At 6:30 AM this morning, several dozen UC police officers brought a bulldozer to the Gill Tract, deposited large concrete barriers at gated entrances to the Gill Tract Farm, and U-Locked the gates shut. They threatened people with “chemical agents and impact force”, and appeared prepared to bulldoze and destroy the farm. Community members immediately mobilized to defend the farm, walking past police lines and hopping fences to get into the tract. The police since removed the bulldozer, but the entrances remain blocked to vehicular traffic. People are still able to enter and leave the farm on foot, however, and there have been no arrests.
The UC Administrators timed this police action to coincide with Professor Miguel Altieri’s planting of his research crops, which was to proceed as scheduled, with assistance and cooperaton of the Gill Tract Farmers Collective. Despite the police blockade and intimidation tactics, Professor Altieri brought his tomato plants onto the Tract and held a press conference, and then with assistance from Gill Tract Farmers and community members, officially began the planting of his research areas.
The Gill Tract Farm Collective calls on all supporters to mobilize tonight May 9th, and get to the farm by this evening prepared to stay overnight to defend it from any impending police raid. Reconvergence plans have been announced: if UCPD removes the farmers from the land, the following evening we will gather en masse at the Albany Community Center on 1249 Marin Avenue at 5pm, and march to the Gill Tract to take back the space. Supporters that cannot come to the farm are urged to make phone calls to UCPD at 642-3333 and to UC Spokesperson Dan Moglof at 510-919-6954 to demand that they lift the blocade and stop lying to the media.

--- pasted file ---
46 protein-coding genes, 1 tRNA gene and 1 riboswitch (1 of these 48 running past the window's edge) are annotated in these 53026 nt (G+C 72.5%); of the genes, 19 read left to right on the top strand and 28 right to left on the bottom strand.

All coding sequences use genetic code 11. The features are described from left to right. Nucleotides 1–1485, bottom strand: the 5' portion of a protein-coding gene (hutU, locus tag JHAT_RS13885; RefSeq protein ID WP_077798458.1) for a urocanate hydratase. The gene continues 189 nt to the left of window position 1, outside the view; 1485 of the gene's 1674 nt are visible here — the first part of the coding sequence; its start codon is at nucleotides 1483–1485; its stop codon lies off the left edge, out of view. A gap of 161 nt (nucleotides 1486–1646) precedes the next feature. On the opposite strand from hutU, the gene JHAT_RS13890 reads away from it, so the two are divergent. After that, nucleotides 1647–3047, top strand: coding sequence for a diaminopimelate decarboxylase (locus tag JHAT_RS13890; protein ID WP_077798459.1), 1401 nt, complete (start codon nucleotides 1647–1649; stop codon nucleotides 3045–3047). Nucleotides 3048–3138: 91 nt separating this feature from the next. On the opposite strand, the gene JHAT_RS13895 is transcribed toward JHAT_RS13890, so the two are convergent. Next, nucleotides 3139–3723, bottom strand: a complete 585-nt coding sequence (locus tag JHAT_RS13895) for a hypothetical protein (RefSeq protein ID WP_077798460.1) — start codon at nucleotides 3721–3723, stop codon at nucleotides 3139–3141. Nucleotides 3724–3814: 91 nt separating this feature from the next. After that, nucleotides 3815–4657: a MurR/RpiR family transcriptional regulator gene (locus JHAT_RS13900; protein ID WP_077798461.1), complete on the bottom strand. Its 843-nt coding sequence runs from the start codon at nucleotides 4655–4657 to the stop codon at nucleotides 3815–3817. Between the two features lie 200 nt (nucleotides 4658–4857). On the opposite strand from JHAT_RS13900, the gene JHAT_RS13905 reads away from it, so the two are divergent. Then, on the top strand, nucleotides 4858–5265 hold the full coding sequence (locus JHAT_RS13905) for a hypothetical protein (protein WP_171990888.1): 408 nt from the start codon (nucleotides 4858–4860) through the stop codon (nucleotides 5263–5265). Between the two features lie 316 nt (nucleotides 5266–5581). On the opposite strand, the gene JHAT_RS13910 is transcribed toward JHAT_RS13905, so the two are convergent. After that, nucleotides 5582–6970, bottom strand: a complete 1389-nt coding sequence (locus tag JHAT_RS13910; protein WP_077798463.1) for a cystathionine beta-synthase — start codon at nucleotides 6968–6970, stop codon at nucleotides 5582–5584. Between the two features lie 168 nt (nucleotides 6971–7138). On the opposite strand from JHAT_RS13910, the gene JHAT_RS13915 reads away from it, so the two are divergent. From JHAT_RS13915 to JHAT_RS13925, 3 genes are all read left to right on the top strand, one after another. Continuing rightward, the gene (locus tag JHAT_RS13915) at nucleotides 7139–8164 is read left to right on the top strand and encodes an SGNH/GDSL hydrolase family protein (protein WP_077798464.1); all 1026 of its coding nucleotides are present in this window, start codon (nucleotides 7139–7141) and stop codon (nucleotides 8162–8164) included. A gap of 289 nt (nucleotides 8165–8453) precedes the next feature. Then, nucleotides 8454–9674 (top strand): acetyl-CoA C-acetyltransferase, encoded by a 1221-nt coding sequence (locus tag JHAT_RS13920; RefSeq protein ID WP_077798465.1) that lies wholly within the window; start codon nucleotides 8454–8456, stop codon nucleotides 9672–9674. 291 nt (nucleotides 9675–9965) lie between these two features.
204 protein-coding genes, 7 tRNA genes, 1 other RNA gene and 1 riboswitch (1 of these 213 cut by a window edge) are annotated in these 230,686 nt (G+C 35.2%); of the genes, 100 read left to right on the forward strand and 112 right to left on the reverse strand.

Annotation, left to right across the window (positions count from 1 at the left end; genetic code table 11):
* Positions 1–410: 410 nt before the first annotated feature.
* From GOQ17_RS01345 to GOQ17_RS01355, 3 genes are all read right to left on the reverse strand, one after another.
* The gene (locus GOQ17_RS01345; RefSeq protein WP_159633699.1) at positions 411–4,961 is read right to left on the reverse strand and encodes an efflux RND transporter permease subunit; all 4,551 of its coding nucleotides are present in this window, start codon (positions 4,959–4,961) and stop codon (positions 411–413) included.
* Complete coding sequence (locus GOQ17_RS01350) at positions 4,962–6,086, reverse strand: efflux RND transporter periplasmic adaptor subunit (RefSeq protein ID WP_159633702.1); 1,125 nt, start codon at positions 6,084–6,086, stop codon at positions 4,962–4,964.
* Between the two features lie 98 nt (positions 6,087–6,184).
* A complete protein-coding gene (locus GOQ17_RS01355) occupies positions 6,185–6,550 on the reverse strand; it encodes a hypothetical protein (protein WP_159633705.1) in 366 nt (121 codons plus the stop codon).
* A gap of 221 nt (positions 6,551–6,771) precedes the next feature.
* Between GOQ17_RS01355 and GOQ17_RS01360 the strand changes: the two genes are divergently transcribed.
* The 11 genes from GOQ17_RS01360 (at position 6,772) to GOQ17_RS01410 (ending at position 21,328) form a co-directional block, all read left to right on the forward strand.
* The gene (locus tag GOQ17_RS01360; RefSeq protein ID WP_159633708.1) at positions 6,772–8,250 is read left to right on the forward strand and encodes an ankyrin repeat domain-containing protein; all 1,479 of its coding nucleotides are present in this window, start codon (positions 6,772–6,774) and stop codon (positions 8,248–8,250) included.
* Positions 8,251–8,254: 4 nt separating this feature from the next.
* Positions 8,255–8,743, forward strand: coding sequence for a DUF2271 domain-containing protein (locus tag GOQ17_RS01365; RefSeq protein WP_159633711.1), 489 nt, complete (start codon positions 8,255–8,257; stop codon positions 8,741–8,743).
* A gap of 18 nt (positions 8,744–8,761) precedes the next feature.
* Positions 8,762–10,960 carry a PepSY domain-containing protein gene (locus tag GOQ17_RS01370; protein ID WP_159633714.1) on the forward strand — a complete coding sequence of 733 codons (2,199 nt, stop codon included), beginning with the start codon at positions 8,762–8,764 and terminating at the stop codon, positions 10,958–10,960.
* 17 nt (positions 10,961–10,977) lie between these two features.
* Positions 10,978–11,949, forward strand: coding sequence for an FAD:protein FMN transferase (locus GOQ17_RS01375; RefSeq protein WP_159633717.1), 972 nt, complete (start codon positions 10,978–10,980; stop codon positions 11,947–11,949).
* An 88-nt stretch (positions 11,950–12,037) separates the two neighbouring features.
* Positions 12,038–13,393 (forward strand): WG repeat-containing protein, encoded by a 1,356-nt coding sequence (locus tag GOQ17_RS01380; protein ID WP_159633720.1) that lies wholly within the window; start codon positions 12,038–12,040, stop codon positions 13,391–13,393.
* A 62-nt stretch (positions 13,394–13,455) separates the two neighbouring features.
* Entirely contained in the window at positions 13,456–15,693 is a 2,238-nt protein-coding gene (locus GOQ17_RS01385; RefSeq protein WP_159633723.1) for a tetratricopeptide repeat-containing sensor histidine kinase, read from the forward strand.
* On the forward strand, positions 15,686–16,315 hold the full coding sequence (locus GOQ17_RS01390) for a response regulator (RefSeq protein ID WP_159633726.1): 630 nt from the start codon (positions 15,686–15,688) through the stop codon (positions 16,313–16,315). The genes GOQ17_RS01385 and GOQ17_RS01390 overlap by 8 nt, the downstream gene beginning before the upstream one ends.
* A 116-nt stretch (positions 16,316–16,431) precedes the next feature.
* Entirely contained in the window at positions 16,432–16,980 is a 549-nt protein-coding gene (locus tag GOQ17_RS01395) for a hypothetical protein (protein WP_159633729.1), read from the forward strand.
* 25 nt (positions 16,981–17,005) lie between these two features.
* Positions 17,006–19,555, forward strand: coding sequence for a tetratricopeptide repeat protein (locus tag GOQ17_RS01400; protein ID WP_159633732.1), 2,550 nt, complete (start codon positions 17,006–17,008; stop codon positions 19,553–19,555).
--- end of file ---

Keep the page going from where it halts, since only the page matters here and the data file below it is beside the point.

Next, their position statement:
Gill Tract Farmers Collective Responds to UC Ultimatum
The Gill Tract Farmers Collective would like to issue the following statements to the press and the public:
1) Regarding media reports about dialogue between the Gill Tract Farmers Collective and the University of California:
We dispute the veracity of media reports claiming that we failed to respond to the UC’s request for dialogue on Saturday. Dan Siegel, legal counsel for Occupy the Farm, says, “The University’s statement that we failed to contact them on Saturday is incorrect.” In a message to University counsel Chris Patti on Saturday, Siegel wrote, “We were concerned about the potential for a police attack tonight. The farmers are committed to constructive dialogue to resolve the issues raised in our meeting on Thursday. A police action would create serious problems for us and for UC, especially in light of the university’s recently announced plan to adopt less violent police tactics. As you know, our process requires careful consultation with a large number of people. Nonetheless, we will provide you with a comprehensive proposal to resolve UC’s concerns on Monday.”
2) Regarding the resolution of the current conflict over access to and use of the Gill Tract:
The Gill Tract Farmers Collective looks forward to addressing our mutual concerns around the unimpeded work of the Gill Tract researchers. We understand that the nature of genetic research necessitates extra precautions for the security of those experiments. When the University presents a concrete proposal that satisfies the following concerns, we will break down the camp so that the researchers have access to their plots. The concerns are:
That municipal water at the Gill Tract be made available to us.
That the Farmer’s Collective and larger community have access to the field in order that we may:
a) Tend to the crops we have planted on the East side of the field.
b) Maintain the Children’s garden in the northwest corner of the tract, as well as the BASIL seed bank homecoming site on the edge of the west field.
That in order to protect the organic food crops, the long-term health of the soil, the beehive, as well as the neighbors, including children and families, the researchers/the University refrain from the use of chemical herbicides, pesticides, fungicides, chemical fertilizer or plastic tarp in the soil on the farm.